Ethereum 2.0 is the highly-anticipated developments and upgrades that are coming for the Ethereum blockchain, scheduled for release at the end of this year. These changes have been coming for years, and investors are keen to see how they will shape the future use of the chain. Although the upgrade is happening in stages, the first stage, the introduction of Ethereum 2.0, is the part that is generating the most interest.
When Ethereum 2.0 does drop, it will have a minimal direct effect on Ethereum users. This is because most of the change that it will create will occur on an entirely different blockchain, the beacon chain. This is a proof-of-stake (PoS) chain for investors where users can choose to lock their funds long-term to receive interest on their tokens.
This is also known as staking. All users need to do is have at least 32 ETH, and be continually running a validator node (available to most people, not just high-tech mines). It is expected that staking rewards will be anywhere between 4% and 10%. To maintain the system’s success, staked investors may face penalties if they go offline for extended periods, or if they act maliciously in any way to the rest of the network.
Although there are clear benefits for investors looking to engage in a PoS model (the interest), there are potential downsides. Stakes must be held for a predetermined, extended time. If the token was to decrease in value severely over this time, there is nothing that the user can do to withdraw their stake and try to sell as quickly as possible – they would have to wait, potentially losing all of the value of their investment. Currently, this risk seems very minimal considering that cryptocurrencies have increased in value drastically this year (Ether, Ethereum’s native token, is up 81% in value this year to date) and show no signs of slowing down, it is still a potential concern.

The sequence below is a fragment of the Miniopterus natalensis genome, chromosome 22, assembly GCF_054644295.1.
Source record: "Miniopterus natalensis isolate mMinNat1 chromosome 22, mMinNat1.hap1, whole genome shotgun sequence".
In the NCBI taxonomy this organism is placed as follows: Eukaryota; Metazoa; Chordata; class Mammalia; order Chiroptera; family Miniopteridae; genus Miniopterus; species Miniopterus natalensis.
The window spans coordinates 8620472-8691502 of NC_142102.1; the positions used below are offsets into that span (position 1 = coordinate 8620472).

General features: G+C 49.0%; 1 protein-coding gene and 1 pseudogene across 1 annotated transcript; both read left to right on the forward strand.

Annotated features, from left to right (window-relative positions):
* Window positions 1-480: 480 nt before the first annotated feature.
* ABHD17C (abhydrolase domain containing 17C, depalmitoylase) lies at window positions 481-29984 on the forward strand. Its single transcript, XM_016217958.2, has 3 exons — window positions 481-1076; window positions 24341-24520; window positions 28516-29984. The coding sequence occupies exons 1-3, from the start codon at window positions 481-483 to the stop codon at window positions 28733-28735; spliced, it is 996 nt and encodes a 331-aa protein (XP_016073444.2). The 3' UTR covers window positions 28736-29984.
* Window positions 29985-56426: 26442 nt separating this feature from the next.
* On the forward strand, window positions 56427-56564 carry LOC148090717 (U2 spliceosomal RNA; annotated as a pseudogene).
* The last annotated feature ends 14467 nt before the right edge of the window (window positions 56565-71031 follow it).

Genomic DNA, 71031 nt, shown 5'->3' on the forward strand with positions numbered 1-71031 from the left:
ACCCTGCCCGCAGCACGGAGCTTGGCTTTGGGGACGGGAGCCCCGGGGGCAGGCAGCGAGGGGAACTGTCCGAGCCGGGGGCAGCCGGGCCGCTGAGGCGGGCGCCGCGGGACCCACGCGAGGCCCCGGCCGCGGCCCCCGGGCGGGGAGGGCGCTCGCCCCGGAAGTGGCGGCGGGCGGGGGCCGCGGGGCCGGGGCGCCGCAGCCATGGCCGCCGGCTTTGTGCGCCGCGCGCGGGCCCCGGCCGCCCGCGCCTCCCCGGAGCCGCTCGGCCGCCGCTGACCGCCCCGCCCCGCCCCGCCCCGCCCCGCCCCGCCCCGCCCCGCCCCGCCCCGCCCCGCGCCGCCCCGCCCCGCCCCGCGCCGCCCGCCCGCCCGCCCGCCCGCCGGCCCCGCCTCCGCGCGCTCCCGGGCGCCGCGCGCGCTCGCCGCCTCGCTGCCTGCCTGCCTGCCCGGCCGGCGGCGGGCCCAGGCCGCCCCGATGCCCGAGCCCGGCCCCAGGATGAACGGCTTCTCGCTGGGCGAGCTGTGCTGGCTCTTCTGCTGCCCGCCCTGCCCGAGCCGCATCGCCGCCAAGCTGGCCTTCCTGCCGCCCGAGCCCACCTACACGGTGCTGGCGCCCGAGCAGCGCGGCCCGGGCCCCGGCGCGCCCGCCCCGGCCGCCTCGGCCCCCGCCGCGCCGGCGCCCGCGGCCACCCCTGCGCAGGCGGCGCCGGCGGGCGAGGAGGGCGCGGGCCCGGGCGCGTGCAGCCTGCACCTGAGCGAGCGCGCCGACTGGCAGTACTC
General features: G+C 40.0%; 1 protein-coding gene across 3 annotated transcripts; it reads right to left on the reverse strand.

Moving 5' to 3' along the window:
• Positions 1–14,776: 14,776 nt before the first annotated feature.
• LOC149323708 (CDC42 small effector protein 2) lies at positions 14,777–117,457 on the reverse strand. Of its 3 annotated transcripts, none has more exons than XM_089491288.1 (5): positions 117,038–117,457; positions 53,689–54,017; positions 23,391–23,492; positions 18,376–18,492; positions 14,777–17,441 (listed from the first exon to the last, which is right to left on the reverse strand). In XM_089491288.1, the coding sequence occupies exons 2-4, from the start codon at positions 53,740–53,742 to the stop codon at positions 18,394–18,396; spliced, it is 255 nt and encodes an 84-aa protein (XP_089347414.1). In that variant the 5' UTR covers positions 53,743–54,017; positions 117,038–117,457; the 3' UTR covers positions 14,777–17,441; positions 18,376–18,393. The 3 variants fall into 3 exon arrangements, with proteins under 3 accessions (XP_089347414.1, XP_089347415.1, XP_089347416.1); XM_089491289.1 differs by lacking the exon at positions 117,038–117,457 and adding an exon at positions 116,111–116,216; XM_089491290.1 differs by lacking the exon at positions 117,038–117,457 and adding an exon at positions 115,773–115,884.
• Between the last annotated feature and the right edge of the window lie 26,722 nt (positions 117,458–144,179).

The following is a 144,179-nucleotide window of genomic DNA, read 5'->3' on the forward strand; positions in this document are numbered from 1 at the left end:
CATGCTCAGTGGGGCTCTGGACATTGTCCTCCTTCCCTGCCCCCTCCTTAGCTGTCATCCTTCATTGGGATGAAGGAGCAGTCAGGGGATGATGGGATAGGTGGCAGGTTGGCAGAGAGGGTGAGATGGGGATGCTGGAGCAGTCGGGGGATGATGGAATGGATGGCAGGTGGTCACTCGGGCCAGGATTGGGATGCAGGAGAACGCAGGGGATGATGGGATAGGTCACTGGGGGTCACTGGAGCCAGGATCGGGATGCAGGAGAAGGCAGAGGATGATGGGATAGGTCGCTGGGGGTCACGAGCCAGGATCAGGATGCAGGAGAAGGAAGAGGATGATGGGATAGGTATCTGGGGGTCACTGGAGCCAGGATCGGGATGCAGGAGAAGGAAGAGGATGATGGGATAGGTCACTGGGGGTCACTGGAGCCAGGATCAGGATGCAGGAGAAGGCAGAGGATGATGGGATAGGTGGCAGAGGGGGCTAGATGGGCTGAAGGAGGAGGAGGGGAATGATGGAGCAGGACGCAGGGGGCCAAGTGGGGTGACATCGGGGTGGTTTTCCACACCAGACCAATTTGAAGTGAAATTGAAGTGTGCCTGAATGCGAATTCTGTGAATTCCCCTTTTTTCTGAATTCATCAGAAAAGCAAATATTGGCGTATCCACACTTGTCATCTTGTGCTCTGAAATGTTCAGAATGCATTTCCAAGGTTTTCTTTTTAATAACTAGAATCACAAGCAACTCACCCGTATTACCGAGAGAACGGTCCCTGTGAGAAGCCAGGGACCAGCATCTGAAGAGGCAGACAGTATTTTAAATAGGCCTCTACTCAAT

This proof-of-stake model differs slightly from the proof-of-work model used by bitcoin, which allows users with the most computing power to confirm and validate blocks. Ethereum has used the PoW model before, but it is believed that a shift to PoS will be more energy-efficient and allows the mining process to become more decentralized. Currently, most crypto tokens are mined by a small number of large-scale farms. Changing to PoS gives a more significant amount of miners the ability to validate blocks, without top-of-the-range technology or a massive setup.
This is perhaps one of the most significant upgrades that the crypto world has seen so far. Ethereum 2.0 marks the first time that a blockchain (especially one as large as Ethereum) has attempted to move all of their users and assets to an entirely new network, while still maintaining the existing one. There are three expected phases of the entire upgrade, and this creation of the beacon chain represents the first.
In the future, Ethereum 2.0 will take over the current and original Ethereum, although it is currently uncertain when exactly this will take place. This magnitude project is likely to take years to roll out entirely, but experts believe that the hardest part is the initial launch. If they can manage that successfully, the rest of it should follow suit.